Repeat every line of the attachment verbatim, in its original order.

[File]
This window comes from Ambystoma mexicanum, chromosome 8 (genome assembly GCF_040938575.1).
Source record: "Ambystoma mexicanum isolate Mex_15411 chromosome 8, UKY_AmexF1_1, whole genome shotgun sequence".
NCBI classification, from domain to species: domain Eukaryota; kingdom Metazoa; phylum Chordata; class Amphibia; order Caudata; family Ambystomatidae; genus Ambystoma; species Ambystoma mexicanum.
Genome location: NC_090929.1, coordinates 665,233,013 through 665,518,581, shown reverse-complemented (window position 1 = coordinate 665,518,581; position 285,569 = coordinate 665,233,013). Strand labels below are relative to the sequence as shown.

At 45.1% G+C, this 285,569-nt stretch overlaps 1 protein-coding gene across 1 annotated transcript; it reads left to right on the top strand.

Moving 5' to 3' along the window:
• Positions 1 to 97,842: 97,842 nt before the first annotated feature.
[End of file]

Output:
This window comes from Ambystoma mexicanum, chromosome 8 (genome assembly GCF_040938575.1).
Source record: "Ambystoma mexicanum isolate Mex_15411 chromosome 8, UKY_AmexF1_1, whole genome shotgun sequence".
NCBI classification, from domain to species: domain Eukaryota; kingdom Metazoa; phylum Chordata; class Amphibia; order Caudata; family Ambystomatidae; genus Ambystoma; species Ambystoma mexicanum.
Genome location: NC_090929.1, coordinates 665,233,013 through 665,518,581, shown reverse-complemented (window position 1 = coordinate 665,518,581; position 285,569 = coordinate 665,233,013). Strand labels below are relative to the sequence as shown.

At 45.1% G+C, this 285,569-nt stretch overlaps 1 protein-coding gene across 1 annotated transcript; it reads left to right on the top strand.

Moving 5' to 3' along the window:
• Positions 1 to 97,842: 97,842 nt before the first annotated feature.